This part I disagree with.
(Disclaimer: Not a lawyer. I don't even play one on TV.)
Personally, I think writing an area or scripting for an online game, despite there being no reward, generally falls under the province of 'work for hire', in which case the work is the property of the employer.
It can, but I doubt your staff would qualify as employees under the common law of agency, in which case you'd require a written agreement drawn up in advance explicitly specifying that the work is a work made for hire. For more information, see here: http://www.bitlaw.com/copyright/ownershi...
Further, while the current law grants automatic copyright, this streamlining is a labor saving device and historically the creator has been required to take action to protect himself. That is, unless you specifically make clear your rights from the start, a MUD owner has the right to presume ownership of any content your provide for his game.
The owner could perhaps claim an implied licence to use a copy of your work, but they wouldn't own the copyright.
Please, I wasn't speaking as a lawyer, but as a judge or legislator. As I own several thousand copyrights I'm relatively familiar with the law, or at least used to be, and I did specify the lack of precedent. :smile:
My point is a sort of reverse engineering of existing decisions due to the expectations of MUD owners and Builders. That is, while too often no discussion takes place, MUD owners do expect to use the Builder's work as if it were work for hire as you can't advertise 'original areas' if they aren't, and thus it is reasonable to assume if they understood the laws and the discussion did take place, then they would specify rights to exclusive use. Hence, if I were in a position to do so, I would be inclined to amend the current statutes to favor MUD owners.
In practice, myself, I never do work for hire, would never expect a Builder to do so, and once upon a time we had more contributions to ROMlama than any other MUD. :wink:
Thinking a bit more about this, I'm specifically talking about DIKU style MUDs. On a MUSH, I believe the rights should default to the Builder, but that's a completely different scenario where the Builder may include sophisticated code in his area because the owner was too clueless to make it globally available.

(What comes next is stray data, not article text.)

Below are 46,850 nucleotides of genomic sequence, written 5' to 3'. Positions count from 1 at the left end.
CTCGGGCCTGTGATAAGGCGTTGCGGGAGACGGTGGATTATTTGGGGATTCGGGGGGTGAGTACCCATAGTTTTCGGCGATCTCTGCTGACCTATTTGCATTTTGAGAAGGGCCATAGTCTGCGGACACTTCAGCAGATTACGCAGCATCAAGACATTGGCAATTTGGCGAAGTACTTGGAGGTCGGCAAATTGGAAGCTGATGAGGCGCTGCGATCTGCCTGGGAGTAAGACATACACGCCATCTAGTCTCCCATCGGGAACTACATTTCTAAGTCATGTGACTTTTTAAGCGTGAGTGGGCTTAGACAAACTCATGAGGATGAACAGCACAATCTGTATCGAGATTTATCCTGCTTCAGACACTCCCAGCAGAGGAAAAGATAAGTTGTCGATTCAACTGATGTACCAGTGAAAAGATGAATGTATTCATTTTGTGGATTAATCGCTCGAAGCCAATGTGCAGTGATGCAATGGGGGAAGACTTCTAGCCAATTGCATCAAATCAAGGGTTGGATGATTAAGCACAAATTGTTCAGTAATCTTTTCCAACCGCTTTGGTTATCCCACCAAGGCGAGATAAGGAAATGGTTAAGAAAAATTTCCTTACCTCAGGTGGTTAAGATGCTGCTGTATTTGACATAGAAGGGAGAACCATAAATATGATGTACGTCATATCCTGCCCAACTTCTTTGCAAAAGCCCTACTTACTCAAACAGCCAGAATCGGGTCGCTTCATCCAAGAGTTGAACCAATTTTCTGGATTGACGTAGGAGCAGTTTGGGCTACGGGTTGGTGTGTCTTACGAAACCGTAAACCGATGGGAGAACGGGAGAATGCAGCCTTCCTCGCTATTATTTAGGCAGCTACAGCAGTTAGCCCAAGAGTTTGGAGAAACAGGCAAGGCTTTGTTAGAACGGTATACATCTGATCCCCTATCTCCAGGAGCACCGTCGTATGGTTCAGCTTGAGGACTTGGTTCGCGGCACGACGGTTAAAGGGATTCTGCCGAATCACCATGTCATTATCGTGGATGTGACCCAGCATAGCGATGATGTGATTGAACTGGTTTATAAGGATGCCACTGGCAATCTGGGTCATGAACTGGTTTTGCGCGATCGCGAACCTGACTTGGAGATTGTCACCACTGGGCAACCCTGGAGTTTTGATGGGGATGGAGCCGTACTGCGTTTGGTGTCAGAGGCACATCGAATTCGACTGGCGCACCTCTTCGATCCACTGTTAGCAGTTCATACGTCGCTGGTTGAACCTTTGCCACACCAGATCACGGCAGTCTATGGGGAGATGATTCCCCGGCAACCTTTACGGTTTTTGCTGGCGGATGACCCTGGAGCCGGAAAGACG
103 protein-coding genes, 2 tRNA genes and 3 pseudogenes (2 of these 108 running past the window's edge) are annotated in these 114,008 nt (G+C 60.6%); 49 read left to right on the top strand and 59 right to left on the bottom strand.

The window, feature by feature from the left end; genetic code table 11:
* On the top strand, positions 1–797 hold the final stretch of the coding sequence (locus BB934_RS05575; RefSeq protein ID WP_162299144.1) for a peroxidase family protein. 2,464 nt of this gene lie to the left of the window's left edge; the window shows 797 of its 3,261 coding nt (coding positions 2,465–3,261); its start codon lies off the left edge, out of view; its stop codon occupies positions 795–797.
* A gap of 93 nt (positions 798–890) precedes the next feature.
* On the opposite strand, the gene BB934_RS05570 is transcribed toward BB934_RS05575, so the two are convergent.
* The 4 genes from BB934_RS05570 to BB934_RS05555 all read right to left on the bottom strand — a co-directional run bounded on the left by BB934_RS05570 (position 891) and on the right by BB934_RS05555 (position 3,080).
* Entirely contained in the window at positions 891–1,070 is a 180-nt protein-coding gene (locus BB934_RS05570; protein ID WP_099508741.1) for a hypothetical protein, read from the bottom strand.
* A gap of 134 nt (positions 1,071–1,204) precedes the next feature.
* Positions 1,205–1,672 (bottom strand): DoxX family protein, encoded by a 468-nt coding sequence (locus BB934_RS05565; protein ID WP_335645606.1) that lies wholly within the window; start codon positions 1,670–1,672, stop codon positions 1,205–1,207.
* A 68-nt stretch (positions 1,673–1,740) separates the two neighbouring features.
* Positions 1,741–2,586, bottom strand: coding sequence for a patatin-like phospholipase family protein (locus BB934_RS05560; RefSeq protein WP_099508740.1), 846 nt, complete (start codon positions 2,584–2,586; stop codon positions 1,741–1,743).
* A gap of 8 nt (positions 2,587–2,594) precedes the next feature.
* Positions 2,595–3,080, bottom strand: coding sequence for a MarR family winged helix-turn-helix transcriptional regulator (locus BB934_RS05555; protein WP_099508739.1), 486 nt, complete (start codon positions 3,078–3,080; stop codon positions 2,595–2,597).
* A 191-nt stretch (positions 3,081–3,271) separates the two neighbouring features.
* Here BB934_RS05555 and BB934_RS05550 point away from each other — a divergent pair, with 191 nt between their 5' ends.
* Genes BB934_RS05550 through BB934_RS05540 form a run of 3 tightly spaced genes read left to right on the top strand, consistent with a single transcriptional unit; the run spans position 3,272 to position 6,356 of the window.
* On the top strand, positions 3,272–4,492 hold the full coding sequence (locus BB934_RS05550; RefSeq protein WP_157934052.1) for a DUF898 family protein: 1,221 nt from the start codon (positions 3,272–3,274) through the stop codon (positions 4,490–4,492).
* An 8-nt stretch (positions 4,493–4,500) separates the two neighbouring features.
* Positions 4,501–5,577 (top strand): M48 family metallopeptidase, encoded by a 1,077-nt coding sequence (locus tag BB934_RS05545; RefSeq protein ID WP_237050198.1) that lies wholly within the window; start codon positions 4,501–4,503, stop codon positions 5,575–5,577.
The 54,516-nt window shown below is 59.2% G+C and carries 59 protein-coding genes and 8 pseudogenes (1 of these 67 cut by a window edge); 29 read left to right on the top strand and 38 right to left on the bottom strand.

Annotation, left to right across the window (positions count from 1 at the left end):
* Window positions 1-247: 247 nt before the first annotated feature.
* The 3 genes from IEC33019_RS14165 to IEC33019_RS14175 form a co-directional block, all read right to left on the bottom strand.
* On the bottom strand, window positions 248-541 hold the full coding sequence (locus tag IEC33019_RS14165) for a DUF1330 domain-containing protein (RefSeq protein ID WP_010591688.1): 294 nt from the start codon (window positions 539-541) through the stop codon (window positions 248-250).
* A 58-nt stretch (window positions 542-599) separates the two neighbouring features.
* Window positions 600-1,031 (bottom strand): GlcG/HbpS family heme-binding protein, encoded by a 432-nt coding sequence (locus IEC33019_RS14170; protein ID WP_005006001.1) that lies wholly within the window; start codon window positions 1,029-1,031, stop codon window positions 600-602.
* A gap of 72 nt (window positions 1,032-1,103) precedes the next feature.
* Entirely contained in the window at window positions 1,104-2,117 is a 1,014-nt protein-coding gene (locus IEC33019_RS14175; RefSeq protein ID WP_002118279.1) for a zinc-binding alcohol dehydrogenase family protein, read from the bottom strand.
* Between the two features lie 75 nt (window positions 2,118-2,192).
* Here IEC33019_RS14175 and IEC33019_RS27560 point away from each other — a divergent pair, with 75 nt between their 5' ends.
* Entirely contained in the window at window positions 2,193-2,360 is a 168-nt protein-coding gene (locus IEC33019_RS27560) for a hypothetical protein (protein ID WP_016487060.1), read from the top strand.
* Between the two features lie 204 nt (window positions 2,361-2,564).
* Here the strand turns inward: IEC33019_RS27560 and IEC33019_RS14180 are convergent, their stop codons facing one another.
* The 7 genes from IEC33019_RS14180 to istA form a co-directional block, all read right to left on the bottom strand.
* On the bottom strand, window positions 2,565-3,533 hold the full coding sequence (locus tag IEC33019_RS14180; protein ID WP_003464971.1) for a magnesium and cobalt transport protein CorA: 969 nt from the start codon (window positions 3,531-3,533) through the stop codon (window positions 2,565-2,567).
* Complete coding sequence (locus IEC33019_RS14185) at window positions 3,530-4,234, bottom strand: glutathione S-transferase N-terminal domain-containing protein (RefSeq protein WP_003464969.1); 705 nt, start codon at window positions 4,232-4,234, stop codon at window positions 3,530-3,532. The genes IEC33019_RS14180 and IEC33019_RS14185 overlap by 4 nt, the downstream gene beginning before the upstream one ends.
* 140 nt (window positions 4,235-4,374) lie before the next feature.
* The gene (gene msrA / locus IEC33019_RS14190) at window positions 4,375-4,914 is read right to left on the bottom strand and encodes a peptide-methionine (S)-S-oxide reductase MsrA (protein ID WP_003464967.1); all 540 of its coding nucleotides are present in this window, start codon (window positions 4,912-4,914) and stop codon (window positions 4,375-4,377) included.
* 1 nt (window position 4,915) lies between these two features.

1. Once the area is in game, it will stay there and modifications will be made to it. 2. They can get their original work sent to them in .are fashion anytime they want it.
(If it's not saved then I would send them the full modified file)
I think that's a pretty fair way to go about things.
I think this is the best method. People get far to worked up, in my opinion, on these issues, specially areas. If someone builds an area and wants a copy, why NOT give it to them? Add your name to the credits so at least future muds know where the origional comes from. Maybe the next mud will change/edit for the better, and write you an email with ideas?? Its all about sharing folks. Thats why muds are free. <_traditionally for the most part_>
If someone builds an area and wants a copy, why NOT give it to them?
I don't see why this question is so hard to answer. If a game is built on its areas, meaning that those areas are what gives the game its originality and character, then for those areas to be elsewhere removes from the game's value. I don't think that exclusivity should necessarily be asked for, but depending on the MUD I don't think it's entirely unreasonable.
Particularly if the codebase is stock, the areas are all that the game has to distinguish itself.
True, i guess in the end everything we argue about is all dependent on the mud we're refering too. I'm in school for "Tool and Die Machinist", and if i make a part off a blueprint thats classified, im not allowed to take an extra part or the blueprints home :P Still, in the end if another mud wants your area bad enough they can go on it, map it out and copy/paste it into another .are change some things and its theirs. *shrugs* I guess in the end your right, make sure the builders understand what they're getting themselves into before they agree to build.